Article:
Earlier I spun the new remaster of Led Zeppin's first cd, newly remastered and rereleased today. The music and the K812 took me back to 1969 when I first heard this mind blowing record for the first time. Sounded mighty fine with the AKG K812!
post #2454 of 4053
Quote:
Originally Posted by DisCHORDDubstep View Post


well, is that camera capable of taking 100% real photos? The sharpen and non-sharpened are both not what it really looks like irl, therefore neither is realistic or natural. I think its more plausible to say a more detailed headphone is more natural. You can't pull anything out of a recording that isn't there in the first place, nor can it adapt to certain frequencies and make flaws stick out. Its a set response, where as the sharpen recognizes lines. Its completely different. Its just more detail is more natural in audio. Natural= real in my eyes. I want to know what is really there in audio. You may be able to make detail in pictures stick out, but that's not preset. Get what I'm saying?

Yes, I do understand what you’re saying. But the thing I find wrong is the statement “more detail is more natural”. If you apply it without limits, you’ll get “over-sharpen” sound. There should be a balance and only precisely balanced detail level is real. (In my example with pictures, “Original” has too much blur and “Sharpen” looks overly processed, the true original image is somewhere in the middle.)

post #2455 of 4053
Quote:jk47
 I also have a question for any of you tech experts- is there any risk to my k812 to try it out of my nad amp. The headphone out is 68ohm, almost double the input impedance of the k812.

There is no problem here. Having the output impedance at the headphone jack at twice the headphone impedance will certainly affect the sound.

 

The reason for the output impedance is just to save your phones (and ears) if the amp decides to blow. They usually just put a resistor in each channel from the speaker outputs in the older amps.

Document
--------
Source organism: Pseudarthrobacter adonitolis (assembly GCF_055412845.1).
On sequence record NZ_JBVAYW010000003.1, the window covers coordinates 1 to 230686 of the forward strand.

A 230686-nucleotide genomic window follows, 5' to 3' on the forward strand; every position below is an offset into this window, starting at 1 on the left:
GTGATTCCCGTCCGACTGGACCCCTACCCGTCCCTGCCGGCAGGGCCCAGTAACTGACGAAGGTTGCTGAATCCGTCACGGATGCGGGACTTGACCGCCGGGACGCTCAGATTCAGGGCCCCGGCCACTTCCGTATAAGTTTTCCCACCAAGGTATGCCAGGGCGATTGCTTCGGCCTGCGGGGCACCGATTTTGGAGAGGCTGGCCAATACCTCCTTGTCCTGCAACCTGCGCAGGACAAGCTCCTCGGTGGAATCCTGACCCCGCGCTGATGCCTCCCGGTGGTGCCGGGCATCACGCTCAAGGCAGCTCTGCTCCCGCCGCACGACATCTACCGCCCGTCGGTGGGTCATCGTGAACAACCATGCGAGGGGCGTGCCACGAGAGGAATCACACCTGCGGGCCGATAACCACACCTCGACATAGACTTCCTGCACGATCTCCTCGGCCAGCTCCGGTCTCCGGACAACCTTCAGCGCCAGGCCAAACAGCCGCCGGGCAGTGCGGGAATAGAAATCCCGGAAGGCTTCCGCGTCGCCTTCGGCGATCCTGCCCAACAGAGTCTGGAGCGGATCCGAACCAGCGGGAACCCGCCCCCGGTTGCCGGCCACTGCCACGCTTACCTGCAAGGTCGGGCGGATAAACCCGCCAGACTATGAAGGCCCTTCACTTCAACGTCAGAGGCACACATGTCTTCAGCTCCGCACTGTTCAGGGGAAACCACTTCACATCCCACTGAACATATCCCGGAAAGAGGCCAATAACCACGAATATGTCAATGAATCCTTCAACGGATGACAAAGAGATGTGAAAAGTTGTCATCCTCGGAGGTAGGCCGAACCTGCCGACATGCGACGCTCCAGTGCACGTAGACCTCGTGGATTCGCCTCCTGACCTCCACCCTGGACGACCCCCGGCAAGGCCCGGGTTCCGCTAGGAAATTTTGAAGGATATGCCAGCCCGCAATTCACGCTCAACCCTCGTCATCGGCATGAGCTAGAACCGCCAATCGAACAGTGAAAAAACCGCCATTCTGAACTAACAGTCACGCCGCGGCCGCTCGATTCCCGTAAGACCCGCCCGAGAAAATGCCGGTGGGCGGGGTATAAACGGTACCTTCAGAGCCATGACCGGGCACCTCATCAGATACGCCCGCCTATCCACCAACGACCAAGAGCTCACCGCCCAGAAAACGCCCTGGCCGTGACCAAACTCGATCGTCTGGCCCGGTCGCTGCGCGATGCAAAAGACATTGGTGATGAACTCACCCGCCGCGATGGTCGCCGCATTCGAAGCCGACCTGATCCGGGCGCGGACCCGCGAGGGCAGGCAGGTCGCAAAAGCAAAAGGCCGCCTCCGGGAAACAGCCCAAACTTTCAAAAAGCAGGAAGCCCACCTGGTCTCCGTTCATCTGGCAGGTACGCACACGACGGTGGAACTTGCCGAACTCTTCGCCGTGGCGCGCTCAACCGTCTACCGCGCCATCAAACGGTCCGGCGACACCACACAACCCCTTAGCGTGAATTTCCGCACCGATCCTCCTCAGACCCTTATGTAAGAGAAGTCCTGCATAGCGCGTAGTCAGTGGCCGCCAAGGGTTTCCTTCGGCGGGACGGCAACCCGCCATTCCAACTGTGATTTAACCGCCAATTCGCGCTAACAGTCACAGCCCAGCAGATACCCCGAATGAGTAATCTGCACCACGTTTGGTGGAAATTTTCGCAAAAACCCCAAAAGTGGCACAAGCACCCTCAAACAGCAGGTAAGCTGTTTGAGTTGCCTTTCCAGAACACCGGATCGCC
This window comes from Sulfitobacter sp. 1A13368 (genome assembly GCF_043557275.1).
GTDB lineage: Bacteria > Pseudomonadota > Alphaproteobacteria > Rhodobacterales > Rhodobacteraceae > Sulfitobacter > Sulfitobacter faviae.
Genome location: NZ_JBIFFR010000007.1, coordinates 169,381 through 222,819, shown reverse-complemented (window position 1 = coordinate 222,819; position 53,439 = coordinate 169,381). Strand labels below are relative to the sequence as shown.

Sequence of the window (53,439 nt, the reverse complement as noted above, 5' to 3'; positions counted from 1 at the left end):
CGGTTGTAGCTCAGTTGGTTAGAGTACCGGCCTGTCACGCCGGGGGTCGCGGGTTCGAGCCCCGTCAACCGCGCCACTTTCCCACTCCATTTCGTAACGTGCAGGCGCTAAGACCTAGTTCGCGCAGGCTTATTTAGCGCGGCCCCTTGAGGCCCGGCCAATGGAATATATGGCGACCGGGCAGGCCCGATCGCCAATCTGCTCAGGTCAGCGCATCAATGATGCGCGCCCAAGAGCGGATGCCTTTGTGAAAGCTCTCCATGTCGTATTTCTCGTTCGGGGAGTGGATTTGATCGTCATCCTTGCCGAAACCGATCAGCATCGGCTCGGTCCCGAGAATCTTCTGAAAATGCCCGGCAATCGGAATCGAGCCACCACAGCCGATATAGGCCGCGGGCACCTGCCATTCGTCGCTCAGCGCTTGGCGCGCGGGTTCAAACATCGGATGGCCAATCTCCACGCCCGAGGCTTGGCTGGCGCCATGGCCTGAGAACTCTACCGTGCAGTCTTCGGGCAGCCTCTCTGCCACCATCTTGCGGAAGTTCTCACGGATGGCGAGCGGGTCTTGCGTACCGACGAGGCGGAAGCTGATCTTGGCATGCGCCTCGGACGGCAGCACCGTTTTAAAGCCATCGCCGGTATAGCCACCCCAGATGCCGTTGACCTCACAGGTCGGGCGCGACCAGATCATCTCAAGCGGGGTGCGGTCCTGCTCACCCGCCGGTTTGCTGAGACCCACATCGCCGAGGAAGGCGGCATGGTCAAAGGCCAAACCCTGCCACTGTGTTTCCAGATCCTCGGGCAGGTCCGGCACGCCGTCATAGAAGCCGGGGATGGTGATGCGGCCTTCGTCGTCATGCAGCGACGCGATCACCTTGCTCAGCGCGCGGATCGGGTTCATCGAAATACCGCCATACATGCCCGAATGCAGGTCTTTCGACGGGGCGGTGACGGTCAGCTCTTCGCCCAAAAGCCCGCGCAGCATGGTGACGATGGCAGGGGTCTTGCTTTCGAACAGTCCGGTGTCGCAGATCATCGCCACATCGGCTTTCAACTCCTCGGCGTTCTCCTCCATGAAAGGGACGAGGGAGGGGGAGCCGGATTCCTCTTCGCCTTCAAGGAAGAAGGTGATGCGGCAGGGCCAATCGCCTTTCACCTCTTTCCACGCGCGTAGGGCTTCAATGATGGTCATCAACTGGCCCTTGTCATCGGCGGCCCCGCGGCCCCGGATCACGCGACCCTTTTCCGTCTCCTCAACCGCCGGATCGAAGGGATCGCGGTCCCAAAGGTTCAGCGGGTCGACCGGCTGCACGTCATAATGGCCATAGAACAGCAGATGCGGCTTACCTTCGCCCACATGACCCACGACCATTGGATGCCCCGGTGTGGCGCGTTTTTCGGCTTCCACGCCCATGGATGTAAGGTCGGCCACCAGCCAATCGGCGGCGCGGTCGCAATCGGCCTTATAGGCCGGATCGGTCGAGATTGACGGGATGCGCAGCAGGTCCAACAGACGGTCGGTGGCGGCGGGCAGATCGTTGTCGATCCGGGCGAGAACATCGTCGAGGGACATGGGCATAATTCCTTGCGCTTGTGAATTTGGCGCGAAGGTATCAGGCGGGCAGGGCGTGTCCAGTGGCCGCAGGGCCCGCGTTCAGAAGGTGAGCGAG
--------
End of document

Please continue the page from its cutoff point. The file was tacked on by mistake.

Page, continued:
Most newer amps have an opamp or amp chip driving the headphone output.

 

Best thing to do is take the power from the speaker terminals.

 

I have a 80 watts per channel class A balanced amp running the output power straight to the headphone outputs for all my dynamic headphones.

 

The trick with Hi-Fi headphones is to watch the volume when you are listening to music.

The tendency is to keep turning up the volume to hear more detail until you realise that you are listening way above the volume you should be.

 

When you first start your listening session, turn the volume up to a comfortable sound level. Check the level by snapping your fingers.

With open headphones, you should be able to hear the sound while the music is playing.

With closed headphones, lift one earcup off the ear and snap the fingers. You should be able to judge the music level compared to the finger snap.

 

Next, no matter how tempting, DO NOT turn up the volume unless you know new music level is lower than the previous level as in the difference between 2 different recordings having different sonic levels.

If the new program material (disk or track) is louder than the last one, adjust the volume to achieve the same sound level as before.

If you have done this properly, you should find that after about half to an hour you will probably find yourself turning the volume down  as the listening session time progresses.

 

Your ears will thank you.

post #2456 of 4053
Quote:
Originally Posted by levap View Post

Yes, I do understand what you’re saying. But the thing I find wrong is the statement “more detail is more natural”. If you apply it without limits, you’ll get “over-sharpen” sound. There should be a balance and only precisely balanced detail level is real. (In my example with pictures, “Original” has too much blur and “Sharpen” looks overly processed, the true original image is somewhere in the middle.)